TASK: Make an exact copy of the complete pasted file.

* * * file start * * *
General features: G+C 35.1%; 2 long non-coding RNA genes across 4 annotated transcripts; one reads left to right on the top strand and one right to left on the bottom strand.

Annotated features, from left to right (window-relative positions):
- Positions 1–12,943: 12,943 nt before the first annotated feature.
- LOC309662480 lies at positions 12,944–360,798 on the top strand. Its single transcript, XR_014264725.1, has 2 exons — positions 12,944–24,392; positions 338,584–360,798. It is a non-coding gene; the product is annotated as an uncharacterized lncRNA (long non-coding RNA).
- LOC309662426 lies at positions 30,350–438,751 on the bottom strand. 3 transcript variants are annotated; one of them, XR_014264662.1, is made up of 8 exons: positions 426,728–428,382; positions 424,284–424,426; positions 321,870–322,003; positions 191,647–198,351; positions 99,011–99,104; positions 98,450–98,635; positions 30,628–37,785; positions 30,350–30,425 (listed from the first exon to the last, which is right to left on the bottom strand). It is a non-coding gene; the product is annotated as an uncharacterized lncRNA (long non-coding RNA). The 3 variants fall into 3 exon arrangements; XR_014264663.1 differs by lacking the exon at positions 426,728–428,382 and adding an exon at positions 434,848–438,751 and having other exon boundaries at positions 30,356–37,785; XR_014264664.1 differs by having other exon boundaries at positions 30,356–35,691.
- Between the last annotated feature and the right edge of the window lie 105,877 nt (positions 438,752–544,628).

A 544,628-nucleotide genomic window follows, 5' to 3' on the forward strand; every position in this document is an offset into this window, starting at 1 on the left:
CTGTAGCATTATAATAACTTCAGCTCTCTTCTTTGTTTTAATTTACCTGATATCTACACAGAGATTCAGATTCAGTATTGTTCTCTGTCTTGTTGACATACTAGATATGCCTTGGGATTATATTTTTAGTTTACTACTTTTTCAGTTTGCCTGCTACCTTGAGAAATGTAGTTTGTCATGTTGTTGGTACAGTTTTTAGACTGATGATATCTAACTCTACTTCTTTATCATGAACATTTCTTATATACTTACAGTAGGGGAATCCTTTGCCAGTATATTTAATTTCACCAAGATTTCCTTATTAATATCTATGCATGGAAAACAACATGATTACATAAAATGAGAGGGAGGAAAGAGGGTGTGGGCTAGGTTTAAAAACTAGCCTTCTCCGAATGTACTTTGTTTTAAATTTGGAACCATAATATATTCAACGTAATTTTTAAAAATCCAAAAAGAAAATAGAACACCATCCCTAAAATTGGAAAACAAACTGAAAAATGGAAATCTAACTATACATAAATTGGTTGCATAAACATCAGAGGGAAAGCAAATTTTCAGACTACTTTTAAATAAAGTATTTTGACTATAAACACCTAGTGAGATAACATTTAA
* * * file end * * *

General features: G+C 35.1%; 2 long non-coding RNA genes across 4 annotated transcripts; one reads left to right on the top strand and one right to left on the bottom strand.

Annotated features, from left to right (window-relative positions):
- Positions 1–12,943: 12,943 nt before the first annotated feature.
- LOC309662480 lies at positions 12,944–360,798 on the top strand. Its single transcript, XR_014264725.1, has 2 exons — positions 12,944–24,392; positions 338,584–360,798. It is a non-coding gene; the product is annotated as an uncharacterized lncRNA (long non-coding RNA).
- LOC309662426 lies at positions 30,350–438,751 on the bottom strand. 3 transcript variants are annotated; one of them, XR_014264662.1, is made up of 8 exons: positions 426,728–428,382; positions 424,284–424,426; positions 321,870–322,003; positions 191,647–198,351; positions 99,011–99,104; positions 98,450–98,635; positions 30,628–37,785; positions 30,350–30,425 (listed from the first exon to the last, which is right to left on the bottom strand). It is a non-coding gene; the product is annotated as an uncharacterized lncRNA (long non-coding RNA). The 3 variants fall into 3 exon arrangements; XR_014264663.1 differs by lacking the exon at positions 426,728–428,382 and adding an exon at positions 434,848–438,751 and having other exon boundaries at positions 30,356–37,785; XR_014264664.1 differs by having other exon boundaries at positions 30,356–35,691.
- Between the last annotated feature and the right edge of the window lie 105,877 nt (positions 438,752–544,628).

A 544,628-nucleotide genomic window follows, 5' to 3' on the forward strand; every position in this document is an offset into this window, starting at 1 on the left:
CTGTAGCATTATAATAACTTCAGCTCTCTTCTTTGTTTTAATTTACCTGATATCTACACAGAGATTCAGATTCAGTATTGTTCTCTGTCTTGTTGACATACTAGATATGCCTTGGGATTATATTTTTAGTTTACTACTTTTTCAGTTTGCCTGCTACCTTGAGAAATGTAGTTTGTCATGTTGTTGGTACAGTTTTTAGACTGATGATATCTAACTCTACTTCTTTATCATGAACATTTCTTATATACTTACAGTAGGGGAATCCTTTGCCAGTATATTTAATTTCACCAAGATTTCCTTATTAATATCTATGCATGGAAAACAACATGATTACATAAAATGAGAGGGAGGAAAGAGGGTGTGGGCTAGGTTTAAAAACTAGCCTTCTCCGAATGTACTTTGTTTTAAATTTGGAACCATAATATATTCAACGTAATTTTTAAAAATCCAAAAAGAAAATAGAACACCATCCCTAAAATTGGAAAACAAACTGAAAAATGGAAATCTAACTATACATAAATTGGTTGCATAAACATCAGAGGGAAAGCAAATTTTCAGACTACTTTTAAATAAAGTATTTTGACTATAAACACCTAGTGAGATAACATTTAA